If you need a strong horse to pull a plow or a carriage, an Ardennes is what you want. Their muscular legs make them super powerful, capable of pulling heavy loads for a long time.

Modern Uses

Even today, Ardennes horses are often seen doing hard work.

They are used on farms to pull equipment and are also becoming more popular in competitive driving. However, being a workhorse doesn’t mean they only work all the time.

In fact, their calm nature and good manners make them perfect for a relaxing ride too.

In a Nutshell

The Ardennes horses are a real workhorse breed. They are strong, resilient, and hardy, making them perfect for heavy work.

But they’re not all about strength – they are also kind and patient, great traits for any horse and a common one for draft horses, you probably realize by now.

Whether you’re a farmer needing a reliable draft horse or a heavier beginner looking for an strong horse to ride, you won’t go wrong with an Ardennes.

#8 Dutch Draft Horse: A Stellar Workhorse

The Dutch Draft horse comes from the Netherlands. They were first made in 1918, after the end of World War I.

To make them, people mixed two types of horses – the Brabant and the Ardennes. The goal was to get the best parts of both breeds.

Dutch Draft Horse’s Size

Dutch Draft horses are not the tallest but are still very big. They stand between 15.2 to 16 hands high and weigh around 1300 to 1700 pounds. This is very heavy for the height to weight ratio, which means these horses are buff.

Appearance of the Dutch Draft

These horses can be many colors. They can be chestnut, gray, black, or bay. They have a lot of hair on their lower legs, which is known as ‘feathering’. They also tend to have a thick mane.

The Breed’s Nature

Even though they look big and strong, Dutch Draft horses are very calm. They are also very smart and have a lot of energy.

The Dutch Draft Horse at Work

Dutch Drafts were another horse bred for work. They are very strong and can move very heavy things. Even after farming started to use machines, these horses still had jobs to do.

People use Dutch Draft horses for many things today. They are great for riding just for fun. They are also used in a sport called dressage. Dressage is a special type of horse training and competition. But Dutch Draft horses are also still used on farms. They can do a lot of work that machines can’t do.

The Dutch Draft horse is a great example of a workhorse. It’s strong, smart, and can do many types of jobs. Despite changes in farming, this horse breed continues to be important. Whether on a farm or in a competition, the Dutch Draft horse is always ready to work.


#9 Jutland Horse: The Ultimate Workhorse

The Jutland horse is a popular draft breed that has its roots in Denmark, particularly in the Jutland Peninsula. This horse breed is named after this region, showing its deep historical ties to the area.

History and Origin of the Jutland Horse

The Jutland horse was used by the Vikings in the 9th century. These powerful horses were perfect for the hard tasks that the Vikings needed to perform.

The modern Jutland horse has been around since the late 19th century. It is believed that the Jutland horse might have some connections to other horse breeds such as the Suffolk and Shire horses.

Appearance and Physical Characteristics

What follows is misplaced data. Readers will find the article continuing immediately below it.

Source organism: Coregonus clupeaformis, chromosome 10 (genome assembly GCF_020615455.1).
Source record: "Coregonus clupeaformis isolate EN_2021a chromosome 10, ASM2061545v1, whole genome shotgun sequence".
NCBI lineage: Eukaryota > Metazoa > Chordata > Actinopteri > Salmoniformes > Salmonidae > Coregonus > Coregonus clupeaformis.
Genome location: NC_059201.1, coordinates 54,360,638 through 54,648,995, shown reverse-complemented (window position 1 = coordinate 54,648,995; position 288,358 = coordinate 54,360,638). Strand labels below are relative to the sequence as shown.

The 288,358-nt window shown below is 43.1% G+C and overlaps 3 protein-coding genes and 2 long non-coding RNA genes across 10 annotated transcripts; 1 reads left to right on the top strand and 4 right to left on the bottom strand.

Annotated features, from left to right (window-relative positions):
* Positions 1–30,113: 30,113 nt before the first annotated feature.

• Height: Jutland horses stand at about 15-16.1 hands tall.
  • Weight: They usually weigh between 1,500-1,800 pounds.
  • Color: Most Jutland horses are chestnut. However, they can also be gray, black, and roan. Some may even have white markings.
  • Body: They have strong shoulders and hindquarters. These are important features that make them great for hard work. They also have feathering on all legs.

Temperament

Jutland horses are gentle and calm. Even though they are big and strong, they are easy to work with. This makes them ideal for kids and people who are new to horse handling.

Role as a Workhorse

The Jutland horse is known for its ability to do heavy work. It’s strong and hardy, which makes it great for farm work. In fact, it was originally used on farms in Denmark. These horses are great at pulling heavy loads, thanks to their powerful muscles. They have a calm and willing nature, which makes them easy to work with.

Even today, the Jutland horse is used as a workhorse. For example, the Carlsberg Brewery in Copenhagen uses Jutland horses to move beer around the city.

Despite the changes in how we use horses today, the Jutland horse remains a top choice when it comes to doing heavy work. They are not just strong; they are also gentle, reliable, and hardworking.

Note: It’s important to know that there are not many purebred Jutland horses left. Only about 1000 of them are thought to be left in the world.


#10 American Cream Draft: A True Workhorse

The American Cream Draft horse, with its notable cream color, is a unique horse breed from the United States. It’s a decent sized horse, standing at a height of 15.0hh to 16.3hh and weighing between 1600 to 2,000 pounds.

Role on the Farm

These horses were bred to be workhorses. In the past, they were an essential part of many farms.

They are very strong. With their thick muscles, they were able to pull heavy things like carriages and farm tools. They were very useful before we had machines to do farm work.

Why Are They Good Workers?

The American Cream Draft is not just strong, it’s also another draft that is friendly and easy to work with. They are known for being gentle and willing to learn. This makes them a great choice for people who are new to working with horses.

Can They Do Other Things?

While their history is deeply rooted in farm work, these horses are also good for riding and showing. This is because they are especially easy to handle. But their main role has always been as a workhorse.

The Future of the American Cream Draft